Recent headlines about a ‘major breakthrough’ in nuclear fusion also hit the headlines in December. Many reports misleadingly suggested that a future of abundant clean energy produced by fusion nuclear power is just around the corner. Some (such as the Guardian) did note that “major hurdles” remain, and they certainly do as a power station would need to generate significant electrical power for much longer than a few seconds. So far the facility can carry out one shot a day rather than the 10 times a second needed for energy production. And the fuel pellets costs $100,000 to make. But there is another angle, as an interview with Bob Rosner, a physicist at the University of Chicago, appearing in the Bulletin of the Atomic Scientists revealed. The experiment was not for electricity generation but for the maintenance of nuclear weapons.
Nuclear fusion involves heating atoms and forcing them together to fuse into a heavier atom and emitting a small amount of energy. It is the process which gives the Sun its energy and was used in the first thermonuclear explosion in 1952. But it has never been achieved before under controlled conditions in a laboratory. Researchers at the US Lawrence Livermore National Laboratory’s National Ignition Facility (NIF) focused 192 powerful lasers on a target of deuterium–tritium fuel, compressing it to a point where the atoms combined to form helium plus energy. On this occasion more energy was produced than was used by the lasers. However, the whole process was undertaken in order to support the Stockpile Stewardship Program which monitors the US nuclear weapons stockpile and has only a distant connection to power production. Stockpile stewardship is about trying to ensure that aging nuclear weapons will still work without the need for nuclear tests, which means developing accurate computer simulations and laboratory tests.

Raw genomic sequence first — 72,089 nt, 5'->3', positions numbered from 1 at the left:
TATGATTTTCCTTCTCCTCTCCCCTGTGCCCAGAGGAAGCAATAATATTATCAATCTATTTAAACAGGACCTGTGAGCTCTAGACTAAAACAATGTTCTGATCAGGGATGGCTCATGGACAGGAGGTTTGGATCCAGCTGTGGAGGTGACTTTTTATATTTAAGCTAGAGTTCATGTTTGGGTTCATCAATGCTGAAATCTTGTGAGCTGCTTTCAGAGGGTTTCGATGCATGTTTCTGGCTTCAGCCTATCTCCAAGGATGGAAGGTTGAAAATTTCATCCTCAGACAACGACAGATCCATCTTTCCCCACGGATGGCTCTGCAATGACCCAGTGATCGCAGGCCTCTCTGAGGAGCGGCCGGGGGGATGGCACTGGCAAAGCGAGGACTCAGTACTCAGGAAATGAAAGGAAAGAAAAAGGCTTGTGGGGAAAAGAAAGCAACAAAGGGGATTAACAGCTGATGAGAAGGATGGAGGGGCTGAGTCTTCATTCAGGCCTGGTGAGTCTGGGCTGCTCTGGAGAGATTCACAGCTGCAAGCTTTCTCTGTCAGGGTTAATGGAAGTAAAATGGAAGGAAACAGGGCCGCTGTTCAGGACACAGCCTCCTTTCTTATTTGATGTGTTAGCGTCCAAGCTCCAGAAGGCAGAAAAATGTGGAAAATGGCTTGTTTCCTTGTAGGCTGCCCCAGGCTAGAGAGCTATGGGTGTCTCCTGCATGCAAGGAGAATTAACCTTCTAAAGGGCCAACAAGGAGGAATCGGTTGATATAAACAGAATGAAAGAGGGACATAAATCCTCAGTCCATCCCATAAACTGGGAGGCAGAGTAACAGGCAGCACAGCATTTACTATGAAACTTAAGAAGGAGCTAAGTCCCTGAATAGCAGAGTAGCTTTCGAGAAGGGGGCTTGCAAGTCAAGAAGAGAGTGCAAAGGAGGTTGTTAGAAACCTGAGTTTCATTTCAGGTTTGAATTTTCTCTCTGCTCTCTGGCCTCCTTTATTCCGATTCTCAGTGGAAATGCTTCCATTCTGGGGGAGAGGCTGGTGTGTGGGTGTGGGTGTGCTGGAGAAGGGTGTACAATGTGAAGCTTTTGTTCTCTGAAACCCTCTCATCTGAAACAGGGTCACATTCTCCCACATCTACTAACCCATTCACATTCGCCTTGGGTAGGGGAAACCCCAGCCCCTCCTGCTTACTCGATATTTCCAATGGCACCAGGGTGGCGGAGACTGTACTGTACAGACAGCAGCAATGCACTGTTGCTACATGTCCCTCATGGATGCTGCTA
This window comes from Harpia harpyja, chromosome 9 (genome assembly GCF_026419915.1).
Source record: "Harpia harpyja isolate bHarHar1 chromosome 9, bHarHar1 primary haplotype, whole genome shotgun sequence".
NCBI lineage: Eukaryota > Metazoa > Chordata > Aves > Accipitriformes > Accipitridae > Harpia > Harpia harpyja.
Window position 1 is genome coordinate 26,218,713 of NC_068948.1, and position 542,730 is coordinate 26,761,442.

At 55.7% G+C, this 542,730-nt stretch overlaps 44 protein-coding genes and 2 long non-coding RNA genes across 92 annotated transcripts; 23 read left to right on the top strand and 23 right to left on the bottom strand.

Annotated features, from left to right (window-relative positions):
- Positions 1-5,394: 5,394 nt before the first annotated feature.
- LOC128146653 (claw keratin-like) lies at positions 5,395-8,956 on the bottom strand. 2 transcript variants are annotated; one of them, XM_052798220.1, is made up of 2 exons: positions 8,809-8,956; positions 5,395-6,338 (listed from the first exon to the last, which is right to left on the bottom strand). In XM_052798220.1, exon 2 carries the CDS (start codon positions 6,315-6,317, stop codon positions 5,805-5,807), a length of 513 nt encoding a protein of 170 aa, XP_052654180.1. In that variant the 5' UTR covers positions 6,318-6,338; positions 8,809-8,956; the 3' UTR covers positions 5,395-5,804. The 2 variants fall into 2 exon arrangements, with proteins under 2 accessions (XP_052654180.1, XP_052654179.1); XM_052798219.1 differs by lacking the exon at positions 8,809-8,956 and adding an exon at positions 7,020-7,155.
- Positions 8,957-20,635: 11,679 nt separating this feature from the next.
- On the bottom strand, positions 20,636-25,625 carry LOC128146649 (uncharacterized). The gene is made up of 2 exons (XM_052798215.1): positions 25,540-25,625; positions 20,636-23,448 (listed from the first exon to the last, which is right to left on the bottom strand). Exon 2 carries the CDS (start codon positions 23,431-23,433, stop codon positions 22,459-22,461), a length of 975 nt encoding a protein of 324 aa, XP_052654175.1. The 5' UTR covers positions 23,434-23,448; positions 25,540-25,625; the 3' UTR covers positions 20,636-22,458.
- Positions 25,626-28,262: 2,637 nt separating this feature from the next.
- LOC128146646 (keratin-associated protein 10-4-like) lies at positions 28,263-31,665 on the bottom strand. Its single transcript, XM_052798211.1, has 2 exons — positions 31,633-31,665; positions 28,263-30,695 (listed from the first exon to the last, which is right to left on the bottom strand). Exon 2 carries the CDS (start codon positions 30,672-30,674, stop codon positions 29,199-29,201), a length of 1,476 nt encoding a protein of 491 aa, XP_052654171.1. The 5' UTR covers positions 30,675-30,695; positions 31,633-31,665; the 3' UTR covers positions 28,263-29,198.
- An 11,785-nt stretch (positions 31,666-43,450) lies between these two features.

Basically, this success will send a signal to adversaries that the US is able to do what they say they can do. For them, that’s a big deal.